Sometimes these questions are explicitly asked to see if the candidate will check the assumptions when there can be more than one, even if one is fairly obvious.


> So 10 minutes, 1 back, 7 minutes, 1 back, 2 minutes. Total of 20 minutes.

21 minutes.


I'm the guy in the interview who says, "Only one person can make it across. The 1 min guy, realizing there is only one torch (and given that one must hold the torch to cross)makes a grab for the torch and runs. The rest get eaten by wolves in the dark".


In the real world, a light source has a useful radius of illumination. This could be exploited. If the useful radius is greater than half the span of the bridge, everyone can cross the bridge in exactly 10 minutes.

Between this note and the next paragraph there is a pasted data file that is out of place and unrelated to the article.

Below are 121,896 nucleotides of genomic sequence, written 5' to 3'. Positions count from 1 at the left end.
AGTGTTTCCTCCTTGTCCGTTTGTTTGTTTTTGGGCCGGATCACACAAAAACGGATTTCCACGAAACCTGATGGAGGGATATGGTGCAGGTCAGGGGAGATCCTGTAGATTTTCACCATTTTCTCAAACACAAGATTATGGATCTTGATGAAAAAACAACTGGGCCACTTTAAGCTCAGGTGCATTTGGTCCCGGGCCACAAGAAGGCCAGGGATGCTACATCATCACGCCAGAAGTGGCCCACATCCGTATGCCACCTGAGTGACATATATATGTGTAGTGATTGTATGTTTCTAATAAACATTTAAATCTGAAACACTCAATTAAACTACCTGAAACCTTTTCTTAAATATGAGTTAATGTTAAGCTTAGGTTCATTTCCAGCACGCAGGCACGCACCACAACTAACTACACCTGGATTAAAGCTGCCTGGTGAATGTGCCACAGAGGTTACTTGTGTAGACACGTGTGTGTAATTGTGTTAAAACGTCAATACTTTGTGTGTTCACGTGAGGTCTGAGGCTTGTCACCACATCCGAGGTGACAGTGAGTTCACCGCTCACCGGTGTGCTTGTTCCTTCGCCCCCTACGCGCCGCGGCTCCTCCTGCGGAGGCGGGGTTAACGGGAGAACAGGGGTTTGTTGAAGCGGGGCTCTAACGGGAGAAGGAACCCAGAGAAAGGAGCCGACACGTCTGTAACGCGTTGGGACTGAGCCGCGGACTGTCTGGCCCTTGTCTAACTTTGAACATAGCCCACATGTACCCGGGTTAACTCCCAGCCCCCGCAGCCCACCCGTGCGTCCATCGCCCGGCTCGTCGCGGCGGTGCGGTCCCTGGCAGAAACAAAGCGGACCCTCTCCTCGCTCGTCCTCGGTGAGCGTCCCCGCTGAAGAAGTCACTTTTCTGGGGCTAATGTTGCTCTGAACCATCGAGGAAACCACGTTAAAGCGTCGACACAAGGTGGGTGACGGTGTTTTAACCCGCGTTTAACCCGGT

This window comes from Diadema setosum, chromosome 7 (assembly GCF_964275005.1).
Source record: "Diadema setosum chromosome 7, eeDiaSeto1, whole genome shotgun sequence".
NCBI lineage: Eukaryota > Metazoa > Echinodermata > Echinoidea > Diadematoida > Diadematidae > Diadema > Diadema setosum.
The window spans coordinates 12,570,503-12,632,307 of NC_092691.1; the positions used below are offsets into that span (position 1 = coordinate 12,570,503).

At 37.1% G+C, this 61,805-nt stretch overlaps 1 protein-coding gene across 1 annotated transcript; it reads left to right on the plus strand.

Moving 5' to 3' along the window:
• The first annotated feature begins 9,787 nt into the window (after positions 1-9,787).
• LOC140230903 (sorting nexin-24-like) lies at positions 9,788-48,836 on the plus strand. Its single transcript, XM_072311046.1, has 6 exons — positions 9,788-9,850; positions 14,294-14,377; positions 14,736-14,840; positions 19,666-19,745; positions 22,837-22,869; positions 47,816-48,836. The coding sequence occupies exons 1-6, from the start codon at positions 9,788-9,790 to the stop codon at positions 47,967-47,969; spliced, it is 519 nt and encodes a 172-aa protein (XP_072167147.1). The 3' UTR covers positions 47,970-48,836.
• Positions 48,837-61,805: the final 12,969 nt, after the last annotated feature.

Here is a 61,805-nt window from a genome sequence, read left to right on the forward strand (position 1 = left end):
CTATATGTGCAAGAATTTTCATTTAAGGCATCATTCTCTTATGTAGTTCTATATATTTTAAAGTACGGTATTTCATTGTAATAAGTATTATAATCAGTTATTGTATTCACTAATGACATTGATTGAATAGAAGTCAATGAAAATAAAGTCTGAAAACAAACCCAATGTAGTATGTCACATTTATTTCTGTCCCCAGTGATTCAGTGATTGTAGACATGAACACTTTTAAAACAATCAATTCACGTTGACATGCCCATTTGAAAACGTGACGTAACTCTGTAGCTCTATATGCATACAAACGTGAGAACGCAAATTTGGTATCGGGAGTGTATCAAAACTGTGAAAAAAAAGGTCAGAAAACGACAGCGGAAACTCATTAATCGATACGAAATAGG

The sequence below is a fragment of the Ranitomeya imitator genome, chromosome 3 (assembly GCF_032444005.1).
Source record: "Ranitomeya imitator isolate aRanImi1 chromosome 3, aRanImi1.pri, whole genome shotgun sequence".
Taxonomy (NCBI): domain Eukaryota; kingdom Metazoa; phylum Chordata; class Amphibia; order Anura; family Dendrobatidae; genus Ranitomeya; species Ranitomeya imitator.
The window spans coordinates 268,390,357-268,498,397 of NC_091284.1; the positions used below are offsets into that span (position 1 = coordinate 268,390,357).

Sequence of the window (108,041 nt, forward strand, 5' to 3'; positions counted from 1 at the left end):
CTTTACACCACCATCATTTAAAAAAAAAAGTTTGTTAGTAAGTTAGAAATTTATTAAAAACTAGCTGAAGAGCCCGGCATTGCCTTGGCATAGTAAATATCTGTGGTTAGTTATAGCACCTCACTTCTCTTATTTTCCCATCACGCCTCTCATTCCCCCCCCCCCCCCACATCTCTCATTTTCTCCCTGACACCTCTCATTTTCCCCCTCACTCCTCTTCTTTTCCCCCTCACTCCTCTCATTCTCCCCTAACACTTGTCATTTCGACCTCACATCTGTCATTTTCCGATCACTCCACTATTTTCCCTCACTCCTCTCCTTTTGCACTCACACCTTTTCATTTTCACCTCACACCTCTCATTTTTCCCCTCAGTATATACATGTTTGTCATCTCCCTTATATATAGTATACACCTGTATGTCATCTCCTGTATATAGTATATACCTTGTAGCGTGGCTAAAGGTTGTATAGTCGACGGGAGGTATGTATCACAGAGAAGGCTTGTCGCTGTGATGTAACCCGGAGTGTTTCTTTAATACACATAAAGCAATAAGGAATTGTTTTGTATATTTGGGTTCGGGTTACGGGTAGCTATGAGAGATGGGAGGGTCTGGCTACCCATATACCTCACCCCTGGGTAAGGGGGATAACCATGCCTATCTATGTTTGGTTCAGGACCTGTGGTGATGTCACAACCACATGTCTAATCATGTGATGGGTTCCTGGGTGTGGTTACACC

If the useful radius of the torch is 25% the bridge length, the bridge can be crossed in 15 minutes.

So the correct answer to the puzzle question is "how much of the bridge does the torch illuminate?"

Then the questioner gets flustered, and you can suggest, "Maybe you should have given them one set of night-vision goggles instead."

If you solve the puzzle as written, you can only be as clever as the puzzle-maker. If you can break the puzzle and then fix it, you must be cleverer.


I don't think that would make the person who's interviewing you very happy.


I have interviewed enough times to know that you can't please everybody. And some interviewers like to assert their dominance during the interview. If they see you as a potential competitor rather than an underling, they won't endorse you.